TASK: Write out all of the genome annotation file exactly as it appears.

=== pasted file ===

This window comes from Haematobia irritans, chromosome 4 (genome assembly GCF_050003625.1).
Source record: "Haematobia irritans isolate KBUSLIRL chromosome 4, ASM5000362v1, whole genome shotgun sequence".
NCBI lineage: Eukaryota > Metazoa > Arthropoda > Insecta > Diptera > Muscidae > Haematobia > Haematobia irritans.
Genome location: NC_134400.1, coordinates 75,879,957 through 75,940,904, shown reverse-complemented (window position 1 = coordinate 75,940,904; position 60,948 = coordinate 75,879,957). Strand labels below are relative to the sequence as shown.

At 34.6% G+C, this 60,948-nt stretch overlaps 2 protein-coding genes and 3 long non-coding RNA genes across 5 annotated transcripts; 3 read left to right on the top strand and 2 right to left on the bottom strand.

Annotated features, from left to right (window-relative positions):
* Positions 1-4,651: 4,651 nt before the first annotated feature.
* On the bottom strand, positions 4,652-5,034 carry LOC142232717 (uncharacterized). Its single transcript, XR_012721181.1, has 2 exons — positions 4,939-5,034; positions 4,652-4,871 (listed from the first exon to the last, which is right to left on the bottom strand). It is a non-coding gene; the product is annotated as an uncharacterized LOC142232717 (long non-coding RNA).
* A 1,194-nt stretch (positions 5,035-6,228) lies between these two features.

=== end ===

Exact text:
This window comes from Haematobia irritans, chromosome 4 (genome assembly GCF_050003625.1).
Source record: "Haematobia irritans isolate KBUSLIRL chromosome 4, ASM5000362v1, whole genome shotgun sequence".
NCBI lineage: Eukaryota > Metazoa > Arthropoda > Insecta > Diptera > Muscidae > Haematobia > Haematobia irritans.
Genome location: NC_134400.1, coordinates 75,879,957 through 75,940,904, shown reverse-complemented (window position 1 = coordinate 75,940,904; position 60,948 = coordinate 75,879,957). Strand labels below are relative to the sequence as shown.

At 34.6% G+C, this 60,948-nt stretch overlaps 2 protein-coding genes and 3 long non-coding RNA genes across 5 annotated transcripts; 3 read left to right on the top strand and 2 right to left on the bottom strand.

Annotated features, from left to right (window-relative positions):
* Positions 1-4,651: 4,651 nt before the first annotated feature.
* On the bottom strand, positions 4,652-5,034 carry LOC142232717 (uncharacterized). Its single transcript, XR_012721181.1, has 2 exons — positions 4,939-5,034; positions 4,652-4,871 (listed from the first exon to the last, which is right to left on the bottom strand). It is a non-coding gene; the product is annotated as an uncharacterized LOC142232717 (long non-coding RNA).
* A 1,194-nt stretch (positions 5,035-6,228) lies between these two features.